Chinese e-commerce giant Alibaba had removed over 90 Million fake product listings, in the build up to one of the largest IPO’s in Internet history, the company announced in a conference at Hangzhou today.
Alibaba, which raised a staggering $25 Billion through its IPO, burned up over $160 Million ($160.7 Million to be precise) to remove fake or counterfeit listings from its e-commerce platform. These statistics, which Alibaba released in a separate press release today, were earlier reported by Reuters.
Alibaba’s $25 Billion IPO was larger than Credit card payment systems giant Visa’s $17.8 Billion and social networking giant Facebook’s $16 Billion. China’s largest e-commerce company has since gained 60 percent over its opening day share price , as compared to a 0.9 percent decline in the New York Stock Exchange Composite Index.
Alibaba employed a task force of over 2,000 which spearheaded the counterfeit effort with the plan to add another 200 people next year. The Group has also enlisted around 5,400 volunteers to assist with daily online surveillance and selective inspection.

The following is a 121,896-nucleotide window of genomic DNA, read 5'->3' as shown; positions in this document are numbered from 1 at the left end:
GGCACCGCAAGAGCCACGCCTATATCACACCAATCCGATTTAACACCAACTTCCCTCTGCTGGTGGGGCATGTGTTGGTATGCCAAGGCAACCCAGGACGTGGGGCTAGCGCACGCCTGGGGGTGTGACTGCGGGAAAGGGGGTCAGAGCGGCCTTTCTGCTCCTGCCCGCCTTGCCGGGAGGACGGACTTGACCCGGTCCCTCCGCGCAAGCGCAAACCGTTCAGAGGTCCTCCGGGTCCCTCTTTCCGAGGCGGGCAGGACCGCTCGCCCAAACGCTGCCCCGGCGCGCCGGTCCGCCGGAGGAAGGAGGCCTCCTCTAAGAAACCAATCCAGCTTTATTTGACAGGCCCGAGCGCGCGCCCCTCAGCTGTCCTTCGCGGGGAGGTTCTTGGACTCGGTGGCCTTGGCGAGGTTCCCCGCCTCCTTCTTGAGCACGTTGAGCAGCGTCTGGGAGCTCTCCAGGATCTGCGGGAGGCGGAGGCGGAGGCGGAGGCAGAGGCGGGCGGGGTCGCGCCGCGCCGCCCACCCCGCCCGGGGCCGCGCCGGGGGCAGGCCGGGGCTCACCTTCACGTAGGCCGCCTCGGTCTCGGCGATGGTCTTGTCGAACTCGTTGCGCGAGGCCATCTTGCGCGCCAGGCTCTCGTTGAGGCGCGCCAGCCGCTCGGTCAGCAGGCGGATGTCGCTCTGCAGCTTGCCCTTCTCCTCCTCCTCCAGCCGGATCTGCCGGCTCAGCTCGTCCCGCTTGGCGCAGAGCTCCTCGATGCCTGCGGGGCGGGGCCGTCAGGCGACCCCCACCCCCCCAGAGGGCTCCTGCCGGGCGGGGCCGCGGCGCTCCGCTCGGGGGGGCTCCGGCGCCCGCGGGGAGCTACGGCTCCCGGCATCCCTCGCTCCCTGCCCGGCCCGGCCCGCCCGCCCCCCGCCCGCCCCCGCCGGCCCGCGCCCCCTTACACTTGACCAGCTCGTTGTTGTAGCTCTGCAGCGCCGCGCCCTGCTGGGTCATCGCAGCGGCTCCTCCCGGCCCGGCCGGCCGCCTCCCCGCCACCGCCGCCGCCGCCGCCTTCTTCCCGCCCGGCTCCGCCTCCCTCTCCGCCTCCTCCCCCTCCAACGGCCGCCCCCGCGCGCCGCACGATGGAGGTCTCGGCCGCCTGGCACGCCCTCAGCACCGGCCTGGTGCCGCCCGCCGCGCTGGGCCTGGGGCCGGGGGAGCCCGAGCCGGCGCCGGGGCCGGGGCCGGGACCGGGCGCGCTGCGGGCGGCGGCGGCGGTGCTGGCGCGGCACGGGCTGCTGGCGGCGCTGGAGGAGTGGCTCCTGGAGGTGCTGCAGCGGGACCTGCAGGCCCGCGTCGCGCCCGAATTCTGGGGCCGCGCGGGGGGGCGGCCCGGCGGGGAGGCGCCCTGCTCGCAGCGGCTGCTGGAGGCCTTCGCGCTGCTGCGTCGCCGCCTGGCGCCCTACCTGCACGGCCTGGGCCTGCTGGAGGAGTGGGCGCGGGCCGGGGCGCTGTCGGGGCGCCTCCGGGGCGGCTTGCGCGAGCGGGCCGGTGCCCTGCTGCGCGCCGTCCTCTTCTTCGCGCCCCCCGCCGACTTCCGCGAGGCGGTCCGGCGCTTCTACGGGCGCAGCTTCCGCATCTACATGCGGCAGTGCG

The company also complimented on Chinese Government’s continuous efforts to fight counterfeiting. Alibaba Group cooperated with Chinese law enforcement agencies in over 1,000 counterfeiting cases this year. As a result of this collaboration, 400 suspects from 18 counterfeiting rings were arrested while a massive 200 brick and mortar stores, factories or warehouse involved in production and selling of counterfeits were closed.
The forged goods market in China is one of the primary concerns among various Chinese Governments. Alibaba, acknowledging the state of affairs, said in its press release,
A report issued by China’s State Administration for Industry and Commerce showed that counterfeiting is still rampant offline, constituting the majority of trademark-infringing and counterfeit cases investigated. According to the report, of the 83,000 counterfeit and trademark-infringing cases investigated by the SAIC last year, online counterfeit cases constituted about 300 cases.
Alibaba, which was put in U.S. Government’s Notorious Markets List, was removed in the year 2012. T ramp up its efforts to stay off that list, the company hired James Mendenhall (via Bloomberg), a former general counsel for the USTR under President George W. Bush.
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